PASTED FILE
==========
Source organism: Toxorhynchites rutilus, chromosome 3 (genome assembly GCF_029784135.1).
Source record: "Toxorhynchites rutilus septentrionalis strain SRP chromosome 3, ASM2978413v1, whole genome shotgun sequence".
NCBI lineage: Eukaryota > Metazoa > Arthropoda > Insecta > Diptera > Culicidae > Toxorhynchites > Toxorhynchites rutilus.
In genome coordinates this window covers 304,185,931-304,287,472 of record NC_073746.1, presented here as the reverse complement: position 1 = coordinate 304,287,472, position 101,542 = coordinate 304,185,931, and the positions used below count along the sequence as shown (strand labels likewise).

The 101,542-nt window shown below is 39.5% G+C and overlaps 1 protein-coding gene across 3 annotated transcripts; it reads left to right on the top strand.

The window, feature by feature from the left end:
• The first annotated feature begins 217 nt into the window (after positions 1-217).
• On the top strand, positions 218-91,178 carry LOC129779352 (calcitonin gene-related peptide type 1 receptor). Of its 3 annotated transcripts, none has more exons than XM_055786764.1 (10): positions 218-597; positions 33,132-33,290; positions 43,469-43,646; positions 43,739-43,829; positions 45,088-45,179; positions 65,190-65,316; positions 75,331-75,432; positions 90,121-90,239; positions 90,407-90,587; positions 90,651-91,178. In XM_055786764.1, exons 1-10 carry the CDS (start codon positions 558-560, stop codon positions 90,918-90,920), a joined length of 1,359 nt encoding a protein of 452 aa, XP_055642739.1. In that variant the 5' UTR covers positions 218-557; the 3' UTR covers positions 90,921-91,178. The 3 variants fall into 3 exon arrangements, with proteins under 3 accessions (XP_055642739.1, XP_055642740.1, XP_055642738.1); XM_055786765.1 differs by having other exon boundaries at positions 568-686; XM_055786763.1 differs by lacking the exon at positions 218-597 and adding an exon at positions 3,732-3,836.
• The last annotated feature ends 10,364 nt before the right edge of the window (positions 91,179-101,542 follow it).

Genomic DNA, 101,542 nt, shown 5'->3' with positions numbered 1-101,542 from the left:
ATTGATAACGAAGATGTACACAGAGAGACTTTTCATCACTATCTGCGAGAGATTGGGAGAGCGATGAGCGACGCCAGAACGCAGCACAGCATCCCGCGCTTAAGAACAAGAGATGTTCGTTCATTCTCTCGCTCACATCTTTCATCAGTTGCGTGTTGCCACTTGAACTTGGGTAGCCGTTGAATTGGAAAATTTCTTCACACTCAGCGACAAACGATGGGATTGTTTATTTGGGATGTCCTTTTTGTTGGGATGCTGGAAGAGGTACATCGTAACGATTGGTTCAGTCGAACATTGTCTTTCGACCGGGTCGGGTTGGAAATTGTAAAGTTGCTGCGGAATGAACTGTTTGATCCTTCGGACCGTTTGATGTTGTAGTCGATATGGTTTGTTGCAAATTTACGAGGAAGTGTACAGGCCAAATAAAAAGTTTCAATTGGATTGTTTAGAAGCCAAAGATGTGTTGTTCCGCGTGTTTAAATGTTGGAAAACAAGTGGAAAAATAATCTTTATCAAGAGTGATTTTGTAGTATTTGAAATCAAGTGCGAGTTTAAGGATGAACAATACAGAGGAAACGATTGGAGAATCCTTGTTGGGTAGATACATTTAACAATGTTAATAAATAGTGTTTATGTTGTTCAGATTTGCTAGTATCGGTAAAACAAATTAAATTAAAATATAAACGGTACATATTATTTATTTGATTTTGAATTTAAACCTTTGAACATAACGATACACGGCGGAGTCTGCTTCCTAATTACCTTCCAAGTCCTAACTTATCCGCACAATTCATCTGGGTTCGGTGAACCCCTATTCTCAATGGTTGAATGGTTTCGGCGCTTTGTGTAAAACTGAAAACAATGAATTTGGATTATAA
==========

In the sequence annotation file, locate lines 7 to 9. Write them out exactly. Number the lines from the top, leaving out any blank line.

• The first annotated feature begins 217 nt into the window (after positions 1-217).
• On the top strand, positions 218-91,178 carry LOC129779352 (calcitonin gene-related peptide type 1 receptor). Of its 3 annotated transcripts, none has more exons than XM_055786764.1 (10): positions 218-597; positions 33,132-33,290; positions 43,469-43,646; positions 43,739-43,829; positions 45,088-45,179; positions 65,190-65,316; positions 75,331-75,432; positions 90,121-90,239; positions 90,407-90,587; positions 90,651-91,178. In XM_055786764.1, exons 1-10 carry the CDS (start codon positions 558-560, stop codon positions 90,918-90,920), a joined length of 1,359 nt encoding a protein of 452 aa, XP_055642739.1. In that variant the 5' UTR covers positions 218-557; the 3' UTR covers positions 90,921-91,178. The 3 variants fall into 3 exon arrangements, with proteins under 3 accessions (XP_055642739.1, XP_055642740.1, XP_055642738.1); XM_055786765.1 differs by having other exon boundaries at positions 568-686; XM_055786763.1 differs by lacking the exon at positions 218-597 and adding an exon at positions 3,732-3,836.
• The last annotated feature ends 10,364 nt before the right edge of the window (positions 91,179-101,542 follow it).